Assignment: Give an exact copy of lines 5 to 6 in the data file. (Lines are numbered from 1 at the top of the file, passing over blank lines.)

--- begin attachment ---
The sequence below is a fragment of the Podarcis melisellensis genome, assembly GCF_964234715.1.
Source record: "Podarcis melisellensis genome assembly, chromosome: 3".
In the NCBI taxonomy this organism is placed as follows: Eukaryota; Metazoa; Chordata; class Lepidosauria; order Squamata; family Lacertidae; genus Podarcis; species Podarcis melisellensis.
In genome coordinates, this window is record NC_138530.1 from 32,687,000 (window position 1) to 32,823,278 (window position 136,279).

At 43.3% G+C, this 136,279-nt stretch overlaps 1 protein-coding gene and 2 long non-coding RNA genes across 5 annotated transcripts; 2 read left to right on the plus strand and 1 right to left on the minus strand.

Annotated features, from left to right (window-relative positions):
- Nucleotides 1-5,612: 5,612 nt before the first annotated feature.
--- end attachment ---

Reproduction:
At 43.3% G+C, this 136,279-nt stretch overlaps 1 protein-coding gene and 2 long non-coding RNA genes across 5 annotated transcripts; 2 read left to right on the plus strand and 1 right to left on the minus strand.

Annotated features, from left to right (window-relative positions):